The Mason Water Data Information System (MWDIS): Enabling data sharing and discovery at George Mason University

Monday, 15 December 2014
Celso Ferreira1, Augusto L Da Silva1, Angelita Nunes1, Jana Haddad2 and Seth Lawler1, (1)George Mason University Fairfax, Fairfax, VA, United States, (2)George Mason University Fairfax, Department of Civil, Environmental and Infrastructure Engineering, Fairfax, VA, United States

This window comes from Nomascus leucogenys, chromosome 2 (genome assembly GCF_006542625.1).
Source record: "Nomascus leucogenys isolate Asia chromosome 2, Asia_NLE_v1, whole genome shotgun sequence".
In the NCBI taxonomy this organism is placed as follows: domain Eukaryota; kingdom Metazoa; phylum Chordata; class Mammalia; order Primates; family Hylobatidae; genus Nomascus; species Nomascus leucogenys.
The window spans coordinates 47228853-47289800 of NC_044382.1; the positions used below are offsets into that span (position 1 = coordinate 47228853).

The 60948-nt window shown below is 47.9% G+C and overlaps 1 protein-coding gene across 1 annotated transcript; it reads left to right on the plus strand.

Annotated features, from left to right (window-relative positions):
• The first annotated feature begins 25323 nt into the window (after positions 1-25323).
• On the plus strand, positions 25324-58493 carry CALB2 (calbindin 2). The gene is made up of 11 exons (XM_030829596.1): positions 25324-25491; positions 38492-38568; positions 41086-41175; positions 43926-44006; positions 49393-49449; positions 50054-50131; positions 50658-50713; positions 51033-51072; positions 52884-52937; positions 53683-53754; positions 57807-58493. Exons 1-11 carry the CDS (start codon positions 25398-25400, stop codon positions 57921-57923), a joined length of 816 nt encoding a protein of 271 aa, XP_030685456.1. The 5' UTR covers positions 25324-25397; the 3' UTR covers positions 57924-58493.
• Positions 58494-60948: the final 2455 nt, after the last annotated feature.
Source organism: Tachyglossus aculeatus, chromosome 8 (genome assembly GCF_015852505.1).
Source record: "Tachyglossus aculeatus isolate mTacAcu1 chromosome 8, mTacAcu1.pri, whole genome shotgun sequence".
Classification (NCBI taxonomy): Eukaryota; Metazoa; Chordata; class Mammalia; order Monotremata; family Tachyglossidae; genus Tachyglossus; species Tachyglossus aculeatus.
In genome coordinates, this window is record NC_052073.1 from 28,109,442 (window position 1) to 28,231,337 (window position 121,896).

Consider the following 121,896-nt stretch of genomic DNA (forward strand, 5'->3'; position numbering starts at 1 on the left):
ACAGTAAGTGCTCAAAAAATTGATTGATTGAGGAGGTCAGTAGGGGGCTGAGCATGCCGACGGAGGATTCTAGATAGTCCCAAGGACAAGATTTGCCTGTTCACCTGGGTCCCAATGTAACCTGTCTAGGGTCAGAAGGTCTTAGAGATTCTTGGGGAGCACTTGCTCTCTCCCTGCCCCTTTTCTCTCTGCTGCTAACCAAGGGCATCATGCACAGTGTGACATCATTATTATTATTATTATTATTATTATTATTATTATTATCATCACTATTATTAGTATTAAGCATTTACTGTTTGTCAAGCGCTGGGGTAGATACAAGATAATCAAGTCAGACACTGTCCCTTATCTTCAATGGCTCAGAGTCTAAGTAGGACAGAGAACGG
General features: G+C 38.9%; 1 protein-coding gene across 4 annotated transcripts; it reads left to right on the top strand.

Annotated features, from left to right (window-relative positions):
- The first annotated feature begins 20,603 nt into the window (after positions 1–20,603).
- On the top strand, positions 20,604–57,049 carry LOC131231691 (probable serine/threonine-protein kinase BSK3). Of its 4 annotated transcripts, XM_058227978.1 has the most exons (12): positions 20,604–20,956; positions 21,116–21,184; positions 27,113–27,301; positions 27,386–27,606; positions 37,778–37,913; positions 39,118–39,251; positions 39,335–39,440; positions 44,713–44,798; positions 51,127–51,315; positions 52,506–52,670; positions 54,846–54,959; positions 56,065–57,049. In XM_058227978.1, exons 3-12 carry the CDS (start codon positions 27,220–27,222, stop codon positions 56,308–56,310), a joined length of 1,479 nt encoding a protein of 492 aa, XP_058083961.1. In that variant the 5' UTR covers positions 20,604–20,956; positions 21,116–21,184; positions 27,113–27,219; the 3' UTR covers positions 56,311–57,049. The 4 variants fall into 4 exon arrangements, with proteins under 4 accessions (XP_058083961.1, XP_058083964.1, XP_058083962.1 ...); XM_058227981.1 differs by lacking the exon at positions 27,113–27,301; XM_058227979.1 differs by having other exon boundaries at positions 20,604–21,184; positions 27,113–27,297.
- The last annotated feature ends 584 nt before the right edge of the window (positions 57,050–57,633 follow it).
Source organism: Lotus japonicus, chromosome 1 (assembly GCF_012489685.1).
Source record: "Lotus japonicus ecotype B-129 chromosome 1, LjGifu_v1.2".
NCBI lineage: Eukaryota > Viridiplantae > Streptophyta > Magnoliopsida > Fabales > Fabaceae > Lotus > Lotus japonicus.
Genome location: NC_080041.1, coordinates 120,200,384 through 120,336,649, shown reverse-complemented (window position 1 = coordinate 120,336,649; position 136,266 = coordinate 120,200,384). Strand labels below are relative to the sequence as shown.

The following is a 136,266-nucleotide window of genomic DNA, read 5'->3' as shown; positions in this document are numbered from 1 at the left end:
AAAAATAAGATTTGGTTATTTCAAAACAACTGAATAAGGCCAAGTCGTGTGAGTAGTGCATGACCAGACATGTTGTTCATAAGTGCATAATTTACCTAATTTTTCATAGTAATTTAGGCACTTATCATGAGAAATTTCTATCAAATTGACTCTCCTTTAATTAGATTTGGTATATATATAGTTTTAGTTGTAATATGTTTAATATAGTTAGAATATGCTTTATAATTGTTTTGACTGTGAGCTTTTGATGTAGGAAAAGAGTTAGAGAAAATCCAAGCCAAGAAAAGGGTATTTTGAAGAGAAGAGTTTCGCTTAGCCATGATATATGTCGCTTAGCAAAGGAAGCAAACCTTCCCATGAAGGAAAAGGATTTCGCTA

Enabling effective data use and re-use in scientific investigations relies heavily not only on data availability but also on efficient data sharing discovery. The CUAHSI led Hydrological Information Systems (HIS) and supporting products have paved the way to efficient data sharing and discovery in the hydrological sciences. Based on the CUAHSI-HIS framework concepts for hydrologic data sharing we developed a unique system devoted to the George Mason University scientific community to support university wide data sharing and discovery as well as real time data access for extreme events situational awareness. The internet-based system will provide an interface where the researchers will input data collected from the measurement stations and present them to the public in form of charts, tables, maps, and documents. Moreover, the system is developed in ASP.NET MVC 4 using as Database Management System, Microsoft SQL Server 2008 R2, and hosted by Amazon Web Services. Currently the system is supporting the Mason Watershed Project providing historical hydrological, atmospheric and water quality data for the campus watershed and real time flood conditions in the campus. The system is also a gateway for unprecedented data collection of hurricane storm surge hydrodynamics in coastal wetlands in the Chesapeake Bay providing not only access to historical data but recent storms such as Hurricane Arthur. Future research includes coupling the system to a real-time flood alert system on campus, and besides providing data on the World Wide Web, to foment and provide a venue for interdisciplinary collaboration within the water scientists in the region.